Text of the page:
Sorcery and Cecelia, or The Enchanted Chocolate Pot

What do you get when two writers play the Letter Game, in which they take turns telling the story by writing letters to each other in character, with the only rule being that they must never reveal their ideas about the plot to each other? When Patricia C Wrede and Caroline Stevermer played, the result was Sorcery and Cecelia, or The Enchanted Chocolate Pot. Part Regency Romance (it’s set in 1817), part fantasy with a dash of intrigue, this is a romp through an alternate England alive with magic.

The story opens with Cecelia Rushton (Wrede’s character) writing from her country home in Essex to her cousin Kate in London with the news that a neighbour, Sir Hilary Bedrick, has been appointed to the Royal College of Wizards. There’s also mention of another neighbour, the Mysterious Marquis of Schofield. Within a few exchanges, Kate in London (Stevemer’s character) is writing about her adventure during Sir Hilary’s investiture ceremony, where a mixup leads to her nearly being poisoned. The chocolate pot—a very valuable chocolate pot, stolen from the Marquis—makes its first appearance, and she becomes acquainted with the Marquis, the poisoner’s intended victim.

Things soon get delightfully complicated, with Kate agreeing to a sham betrothal to the odious Marquis. (You can see where this is going, can’t you? And if the Marquis’s reasons for the betrothal don’t make a lot of sense, well, I did say it got complicated.) Back in Essex, Cecelia is working at cross purposes with James Tarleton, a friend of the Marquis, who is convinced that the loss of the chocolate pot is his fault, and that Sir Hilary has it and is up to no good.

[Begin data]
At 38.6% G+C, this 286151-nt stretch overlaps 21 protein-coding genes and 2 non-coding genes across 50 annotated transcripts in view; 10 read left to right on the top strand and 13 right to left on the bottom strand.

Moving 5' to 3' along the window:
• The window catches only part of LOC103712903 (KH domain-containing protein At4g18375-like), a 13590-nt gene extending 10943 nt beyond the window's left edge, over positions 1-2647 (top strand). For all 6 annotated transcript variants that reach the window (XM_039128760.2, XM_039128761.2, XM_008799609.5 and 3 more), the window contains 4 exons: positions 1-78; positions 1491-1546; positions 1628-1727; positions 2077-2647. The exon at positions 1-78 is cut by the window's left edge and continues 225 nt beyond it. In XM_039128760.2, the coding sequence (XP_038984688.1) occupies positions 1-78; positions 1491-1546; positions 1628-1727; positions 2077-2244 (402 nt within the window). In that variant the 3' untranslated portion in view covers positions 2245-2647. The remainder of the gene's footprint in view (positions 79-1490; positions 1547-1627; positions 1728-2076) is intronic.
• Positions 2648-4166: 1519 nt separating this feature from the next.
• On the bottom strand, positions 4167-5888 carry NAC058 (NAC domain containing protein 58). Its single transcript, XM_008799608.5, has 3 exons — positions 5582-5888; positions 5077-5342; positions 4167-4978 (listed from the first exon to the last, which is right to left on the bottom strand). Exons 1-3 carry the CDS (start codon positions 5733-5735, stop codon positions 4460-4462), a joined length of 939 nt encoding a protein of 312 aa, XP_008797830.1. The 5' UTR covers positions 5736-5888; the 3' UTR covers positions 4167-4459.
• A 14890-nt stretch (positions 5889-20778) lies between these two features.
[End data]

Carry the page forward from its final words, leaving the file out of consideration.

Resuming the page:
As Kate and Cecelia get drawn deeper into the schemes swirling around the Marquis and the chocolate pot, they find themselves in serious danger. But neither one is the helpless passive female their older relatives keep trying to force them to be, for which the Marquis and Mr Tarleton should both be suitably grateful.

(This is not, by the way, anywhere close to an accurate representation of an upper-class woman’s life in the real 1817 England. The antics of these two irrepressible young women would have scandalised society and caused them and their families to be ostracised. Having a talent for magic would have changed the dynamics between the sexes, certainly, but the resultant society would either have (a) been unrecognisable as Regency England, or (b) imposed such severe restrictions on women’s use of magic that no man would ever have considered teaching Cecelia anything about it. Oh, well, this is fantasy…)

Given the nature of the game these two writers were playing, the fact that the plot makes as much sense as it does is rather remarkable. It’s a triumph for the seat-of-the-pants school of plot development. (That is, working out the plot as the story develops, rather than planning it out before starting to write.) The writers did, of course, clean things up a bit, dropping some loose threads and tying up others, before publishing the final version, but there are still some plot holes. Not everything works, but the pleasure they had playing this game comes through. I had more sheer fun reading this lighthearted tale than in just about everything else I’ve picked up recently.

It’s cotton-candy fluff, but delicious fluff.

Audience: teens and up. Nothing offensive that I noticed.

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